Shortly after classes began in the fall of 1976, the young man and young dark-haired woman began flirting with one another. At first, they sent flirtatious notes, often meeting up for card games in the dormitory kitchen. While both of them would briefly date other people, by the end of September, the young man and young woman decided to give dating one another a try.
They were an odd match. The young woman was quiet and reserved, rarely speaking more than a few words. The young man, on the other hand, was a talker, and opinionated. He lived life in the fast lane, serving Jesus, yet pushing the lines of Fundamentalist decorum and acceptability. Years later, the young woman would tell him that she was drawn to his wildness — her bad boy.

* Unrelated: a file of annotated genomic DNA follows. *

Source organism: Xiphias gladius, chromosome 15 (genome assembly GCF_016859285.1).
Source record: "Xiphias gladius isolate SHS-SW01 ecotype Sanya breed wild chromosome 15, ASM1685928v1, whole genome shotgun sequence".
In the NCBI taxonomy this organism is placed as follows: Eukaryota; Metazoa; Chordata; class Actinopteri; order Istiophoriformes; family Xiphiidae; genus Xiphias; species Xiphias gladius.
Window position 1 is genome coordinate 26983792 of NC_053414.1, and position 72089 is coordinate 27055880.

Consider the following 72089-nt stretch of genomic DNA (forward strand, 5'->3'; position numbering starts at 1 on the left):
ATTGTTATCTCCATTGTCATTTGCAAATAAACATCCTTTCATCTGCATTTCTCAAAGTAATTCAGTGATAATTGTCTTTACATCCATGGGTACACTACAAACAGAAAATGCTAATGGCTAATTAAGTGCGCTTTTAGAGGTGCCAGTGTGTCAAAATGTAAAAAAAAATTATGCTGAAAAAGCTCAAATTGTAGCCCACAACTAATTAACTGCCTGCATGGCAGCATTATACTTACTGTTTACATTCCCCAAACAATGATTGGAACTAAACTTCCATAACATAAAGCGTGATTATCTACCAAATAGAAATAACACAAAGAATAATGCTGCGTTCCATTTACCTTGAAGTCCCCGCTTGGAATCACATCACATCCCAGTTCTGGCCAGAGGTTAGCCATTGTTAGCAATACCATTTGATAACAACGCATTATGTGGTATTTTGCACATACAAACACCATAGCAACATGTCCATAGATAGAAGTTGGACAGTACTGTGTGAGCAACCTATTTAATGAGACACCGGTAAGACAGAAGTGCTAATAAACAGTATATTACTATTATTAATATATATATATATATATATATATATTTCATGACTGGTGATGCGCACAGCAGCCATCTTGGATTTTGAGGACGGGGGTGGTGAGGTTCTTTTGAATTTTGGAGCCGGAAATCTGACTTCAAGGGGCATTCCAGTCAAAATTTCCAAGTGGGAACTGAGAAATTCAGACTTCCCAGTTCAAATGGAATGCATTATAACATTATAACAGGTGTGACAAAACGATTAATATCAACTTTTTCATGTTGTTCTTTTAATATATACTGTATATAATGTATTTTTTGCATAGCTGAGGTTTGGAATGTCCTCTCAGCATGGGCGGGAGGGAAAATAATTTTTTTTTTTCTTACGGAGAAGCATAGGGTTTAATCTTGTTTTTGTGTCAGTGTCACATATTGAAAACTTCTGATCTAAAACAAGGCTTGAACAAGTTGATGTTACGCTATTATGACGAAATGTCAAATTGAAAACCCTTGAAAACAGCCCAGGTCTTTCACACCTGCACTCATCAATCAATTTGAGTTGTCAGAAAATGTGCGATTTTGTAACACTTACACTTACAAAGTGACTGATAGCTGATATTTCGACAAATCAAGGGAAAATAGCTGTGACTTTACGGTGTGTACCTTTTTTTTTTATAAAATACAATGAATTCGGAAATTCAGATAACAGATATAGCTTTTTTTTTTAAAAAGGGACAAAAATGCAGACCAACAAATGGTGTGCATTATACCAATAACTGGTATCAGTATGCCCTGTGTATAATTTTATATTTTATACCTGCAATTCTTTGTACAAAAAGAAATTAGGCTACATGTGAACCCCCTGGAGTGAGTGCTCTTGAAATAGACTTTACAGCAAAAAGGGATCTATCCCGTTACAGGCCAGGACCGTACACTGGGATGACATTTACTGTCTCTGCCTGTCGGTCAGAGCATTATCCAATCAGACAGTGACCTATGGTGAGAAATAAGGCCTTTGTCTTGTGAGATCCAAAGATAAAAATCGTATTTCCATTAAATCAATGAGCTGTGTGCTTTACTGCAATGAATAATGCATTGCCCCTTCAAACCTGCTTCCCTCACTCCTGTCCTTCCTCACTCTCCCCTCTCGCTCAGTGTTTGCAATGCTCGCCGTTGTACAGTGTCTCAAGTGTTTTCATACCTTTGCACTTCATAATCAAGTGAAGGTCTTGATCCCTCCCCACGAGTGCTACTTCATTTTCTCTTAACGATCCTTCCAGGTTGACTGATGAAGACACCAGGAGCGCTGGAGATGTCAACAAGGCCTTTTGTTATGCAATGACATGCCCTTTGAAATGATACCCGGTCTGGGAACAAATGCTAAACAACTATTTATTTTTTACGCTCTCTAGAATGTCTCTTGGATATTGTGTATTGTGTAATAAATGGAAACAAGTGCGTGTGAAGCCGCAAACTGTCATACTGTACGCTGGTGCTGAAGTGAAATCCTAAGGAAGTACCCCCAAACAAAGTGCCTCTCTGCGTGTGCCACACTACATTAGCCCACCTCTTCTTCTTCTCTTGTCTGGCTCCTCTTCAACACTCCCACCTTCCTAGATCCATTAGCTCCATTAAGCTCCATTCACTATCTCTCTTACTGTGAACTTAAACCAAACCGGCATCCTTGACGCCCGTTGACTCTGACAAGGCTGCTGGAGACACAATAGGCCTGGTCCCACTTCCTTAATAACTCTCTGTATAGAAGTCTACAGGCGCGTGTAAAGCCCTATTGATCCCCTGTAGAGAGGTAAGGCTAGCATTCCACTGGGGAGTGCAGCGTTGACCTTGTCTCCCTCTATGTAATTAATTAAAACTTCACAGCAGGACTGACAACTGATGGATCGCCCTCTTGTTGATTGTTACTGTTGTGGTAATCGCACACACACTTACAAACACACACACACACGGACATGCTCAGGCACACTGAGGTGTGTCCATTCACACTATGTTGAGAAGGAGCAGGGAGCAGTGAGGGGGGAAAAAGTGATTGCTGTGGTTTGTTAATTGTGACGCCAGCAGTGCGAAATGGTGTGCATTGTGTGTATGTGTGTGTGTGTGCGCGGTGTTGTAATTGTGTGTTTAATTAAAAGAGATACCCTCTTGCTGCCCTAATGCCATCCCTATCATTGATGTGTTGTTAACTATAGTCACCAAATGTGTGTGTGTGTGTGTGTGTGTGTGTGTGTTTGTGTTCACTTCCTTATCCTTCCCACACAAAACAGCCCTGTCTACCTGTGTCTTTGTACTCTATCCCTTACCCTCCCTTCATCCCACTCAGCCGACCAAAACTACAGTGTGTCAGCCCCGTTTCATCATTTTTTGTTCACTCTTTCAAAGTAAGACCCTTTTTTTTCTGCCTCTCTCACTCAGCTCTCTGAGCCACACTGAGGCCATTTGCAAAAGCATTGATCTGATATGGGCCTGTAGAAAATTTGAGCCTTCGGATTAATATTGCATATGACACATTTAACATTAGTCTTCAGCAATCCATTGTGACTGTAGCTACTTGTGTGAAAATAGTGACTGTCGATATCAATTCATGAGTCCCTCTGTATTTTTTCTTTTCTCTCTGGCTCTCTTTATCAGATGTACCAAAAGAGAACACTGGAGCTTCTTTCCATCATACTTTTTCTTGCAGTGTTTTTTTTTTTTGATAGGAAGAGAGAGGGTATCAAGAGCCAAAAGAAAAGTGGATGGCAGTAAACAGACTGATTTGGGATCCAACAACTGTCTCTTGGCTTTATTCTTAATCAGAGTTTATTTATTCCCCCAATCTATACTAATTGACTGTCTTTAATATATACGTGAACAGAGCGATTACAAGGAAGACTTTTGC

Midwestern Baptist College — a Fundamentalist institution founded by Dr. Tom Malone, the pastor of nearby Emmanuel Baptist Church — had strict rules concerning dating and male/female interaction. Dating couples were only allowed to date on Saturday evening and after Sunday night church. Couples were required to double-date, and all dates had to be approved by dorm supervisors. Couples were not permitted to travel beyond a ten-mile radius from the college. Coupled were not permitted to have any physical contact with each other. Breaking this rule would result in being campused — meaning that offending couples were not allowed to date off campus. Repeated infractions led to being kicked out of school.